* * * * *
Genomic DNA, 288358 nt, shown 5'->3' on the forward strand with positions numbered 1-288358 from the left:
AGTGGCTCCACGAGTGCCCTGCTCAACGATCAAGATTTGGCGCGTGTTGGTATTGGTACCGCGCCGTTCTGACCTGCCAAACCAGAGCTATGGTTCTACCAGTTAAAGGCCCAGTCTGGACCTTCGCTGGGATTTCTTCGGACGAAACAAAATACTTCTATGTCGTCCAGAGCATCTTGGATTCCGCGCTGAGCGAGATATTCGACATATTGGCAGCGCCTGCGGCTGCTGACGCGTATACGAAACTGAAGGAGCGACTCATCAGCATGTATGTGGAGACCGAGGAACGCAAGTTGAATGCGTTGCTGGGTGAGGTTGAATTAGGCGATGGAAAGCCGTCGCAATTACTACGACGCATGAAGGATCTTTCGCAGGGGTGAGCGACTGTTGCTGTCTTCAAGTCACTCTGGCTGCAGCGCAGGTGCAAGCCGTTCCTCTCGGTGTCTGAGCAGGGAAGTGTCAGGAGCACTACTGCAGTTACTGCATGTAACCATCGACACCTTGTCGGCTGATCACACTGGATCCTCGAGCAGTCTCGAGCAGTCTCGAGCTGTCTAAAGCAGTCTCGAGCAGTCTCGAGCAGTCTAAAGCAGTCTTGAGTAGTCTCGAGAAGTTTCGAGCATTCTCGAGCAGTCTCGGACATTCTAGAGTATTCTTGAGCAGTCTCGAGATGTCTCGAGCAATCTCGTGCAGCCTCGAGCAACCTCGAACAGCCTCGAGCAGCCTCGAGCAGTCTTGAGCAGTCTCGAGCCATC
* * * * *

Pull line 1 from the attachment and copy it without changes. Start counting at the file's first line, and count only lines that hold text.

Genomic DNA, 288358 nt, shown 5'->3' on the forward strand with positions numbered 1-288358 from the left: